5 Earthquake and tsunami in Aceh  Impact of the disaster:  165,708 people died, 500,000 affected  127,325 houses destroyed, 151,652 damaged  10,000 households needed to be relocated  25% of the population lost their jobs  Shelter response:  Tents  ‘Barracks’  Host families  Transitional shelters  Permanent houses

6 Earthquake in Yogyakarta  Impact of the disaster:  5,716 people died, +3 million affected  52% of damage was housing  300,000 houses destroyed or heavily damaged  1.6 million people without homes  Shelter response:  Tents, tarpaulins, toolkits  Transitional shelters  Cash grants for permanent housing

7 Findings: Aceh  Within 3-6 months:  Tents for 35% of affected families (50,000 HH)  GoI ‘barracks’ for 15% of affected families (20,000 HH)  +50% of people chose to live with host families (+80,000 HH)  months after the disaster:  T-Shelters for 15% of families (20,000 HH)  Within 4 years:  140,000 permanent houses built

8 Findings: Yogyakarta  Within 3 months:  80% of affected families (300,000 HH received roofing materials/temporary shelters  3-12 months after the disaster:  30% of affected families (85,000 HH) received T-shelters  6-18 months after the disaster:  Cash grants disbursed to 280,000 HH  Within two years:  280,000 permanent houses built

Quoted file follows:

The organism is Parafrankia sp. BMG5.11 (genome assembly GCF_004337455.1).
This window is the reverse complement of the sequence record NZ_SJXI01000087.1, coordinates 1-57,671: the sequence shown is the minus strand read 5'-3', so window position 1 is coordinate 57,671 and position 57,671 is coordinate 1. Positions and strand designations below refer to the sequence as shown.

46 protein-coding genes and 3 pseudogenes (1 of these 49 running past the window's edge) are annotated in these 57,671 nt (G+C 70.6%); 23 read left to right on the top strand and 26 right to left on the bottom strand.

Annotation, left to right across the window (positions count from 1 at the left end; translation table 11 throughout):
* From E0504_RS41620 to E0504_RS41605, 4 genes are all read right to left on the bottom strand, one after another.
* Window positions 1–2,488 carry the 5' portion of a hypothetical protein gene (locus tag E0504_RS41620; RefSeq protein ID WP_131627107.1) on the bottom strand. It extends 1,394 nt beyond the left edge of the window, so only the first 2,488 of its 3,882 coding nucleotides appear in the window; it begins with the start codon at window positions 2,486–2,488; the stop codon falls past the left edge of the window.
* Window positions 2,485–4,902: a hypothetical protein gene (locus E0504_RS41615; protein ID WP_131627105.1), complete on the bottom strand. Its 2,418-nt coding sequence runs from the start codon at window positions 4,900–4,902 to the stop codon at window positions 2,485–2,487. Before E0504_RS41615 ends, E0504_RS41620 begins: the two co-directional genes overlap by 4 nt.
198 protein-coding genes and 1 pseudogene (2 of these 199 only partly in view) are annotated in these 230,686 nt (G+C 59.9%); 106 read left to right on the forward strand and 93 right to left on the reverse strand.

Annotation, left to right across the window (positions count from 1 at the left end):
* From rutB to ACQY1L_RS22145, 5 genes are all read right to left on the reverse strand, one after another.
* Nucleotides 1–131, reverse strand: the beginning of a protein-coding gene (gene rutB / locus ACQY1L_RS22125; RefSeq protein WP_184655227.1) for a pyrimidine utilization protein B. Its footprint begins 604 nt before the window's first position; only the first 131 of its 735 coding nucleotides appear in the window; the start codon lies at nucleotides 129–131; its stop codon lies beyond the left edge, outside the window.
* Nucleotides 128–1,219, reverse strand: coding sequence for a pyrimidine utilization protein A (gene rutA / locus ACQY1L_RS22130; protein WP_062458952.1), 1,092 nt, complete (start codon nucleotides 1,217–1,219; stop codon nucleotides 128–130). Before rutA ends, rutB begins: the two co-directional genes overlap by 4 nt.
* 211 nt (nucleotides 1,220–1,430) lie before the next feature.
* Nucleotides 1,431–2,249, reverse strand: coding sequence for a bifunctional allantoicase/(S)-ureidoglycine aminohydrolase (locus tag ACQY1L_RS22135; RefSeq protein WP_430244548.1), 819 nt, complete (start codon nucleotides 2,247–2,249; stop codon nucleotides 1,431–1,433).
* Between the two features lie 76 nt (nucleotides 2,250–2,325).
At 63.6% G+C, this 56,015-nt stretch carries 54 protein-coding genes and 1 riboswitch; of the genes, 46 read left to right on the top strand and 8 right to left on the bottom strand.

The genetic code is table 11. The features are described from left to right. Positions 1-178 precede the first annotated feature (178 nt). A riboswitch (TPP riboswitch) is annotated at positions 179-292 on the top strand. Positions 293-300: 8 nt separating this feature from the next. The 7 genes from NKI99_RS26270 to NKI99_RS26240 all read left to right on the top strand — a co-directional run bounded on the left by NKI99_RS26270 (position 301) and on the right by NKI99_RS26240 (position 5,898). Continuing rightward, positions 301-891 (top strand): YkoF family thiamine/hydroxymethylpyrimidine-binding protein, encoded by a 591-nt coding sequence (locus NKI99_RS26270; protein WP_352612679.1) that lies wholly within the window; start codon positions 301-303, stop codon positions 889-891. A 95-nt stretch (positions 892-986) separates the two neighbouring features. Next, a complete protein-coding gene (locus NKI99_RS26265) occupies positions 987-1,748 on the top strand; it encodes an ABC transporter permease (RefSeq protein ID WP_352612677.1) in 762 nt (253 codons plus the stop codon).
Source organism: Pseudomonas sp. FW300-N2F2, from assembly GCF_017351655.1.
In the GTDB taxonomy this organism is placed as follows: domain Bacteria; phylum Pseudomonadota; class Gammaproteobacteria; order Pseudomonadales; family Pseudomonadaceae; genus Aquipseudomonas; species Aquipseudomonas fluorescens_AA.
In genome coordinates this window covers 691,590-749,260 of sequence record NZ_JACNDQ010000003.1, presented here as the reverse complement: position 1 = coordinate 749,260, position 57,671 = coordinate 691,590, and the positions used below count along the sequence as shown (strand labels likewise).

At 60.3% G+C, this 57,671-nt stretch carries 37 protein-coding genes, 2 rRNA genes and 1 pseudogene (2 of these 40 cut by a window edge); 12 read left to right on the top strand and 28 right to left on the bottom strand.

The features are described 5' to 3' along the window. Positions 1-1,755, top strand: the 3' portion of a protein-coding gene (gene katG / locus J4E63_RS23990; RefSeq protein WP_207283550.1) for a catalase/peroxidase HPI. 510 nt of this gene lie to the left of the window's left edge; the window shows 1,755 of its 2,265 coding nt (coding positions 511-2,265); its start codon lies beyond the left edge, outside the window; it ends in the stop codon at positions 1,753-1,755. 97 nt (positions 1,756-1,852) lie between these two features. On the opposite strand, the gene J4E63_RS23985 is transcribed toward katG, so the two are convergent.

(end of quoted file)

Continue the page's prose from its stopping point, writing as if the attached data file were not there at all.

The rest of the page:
9 Conclusions  Support “rapid reconstruction” (ref. UNDRO, 1982)  Ensure adequate technical support  Minimise displacement  Support the recovery of communities holistically  Use transitional shelter to support specific groups  Ensure appropriate timing of shelter assistance  Communicate the shelter strategy adopted Full MA dissertation available in the Shelter LibraryShelter Library

10 Limitations/further research  Limitations:  Based on secondary sources  Focussed on short-term (recovery) impacts  Further research:  Verify this research through KIIs/fieldwork  Additional case studies  Investigate both short-term (recovery) and long-term (resilience) impacts PhD UCL: How does the shelter assistance provided affect the recovery and resilience of communities affected by disasters?

11 HFH Haiti, 2010 Methodology  Year One: Attending lectures at UCL, undertaking a literature review, developing a research methodology and identify case studies for in-depth research.  Year Two: Field-based research and technical analysis of both the original shelter assistance provided and the extent to which it has been maintained, adapted or extended over time.  Year Three: Comparative analysis of several case studies will identify common patterns of decisions, activities and impact.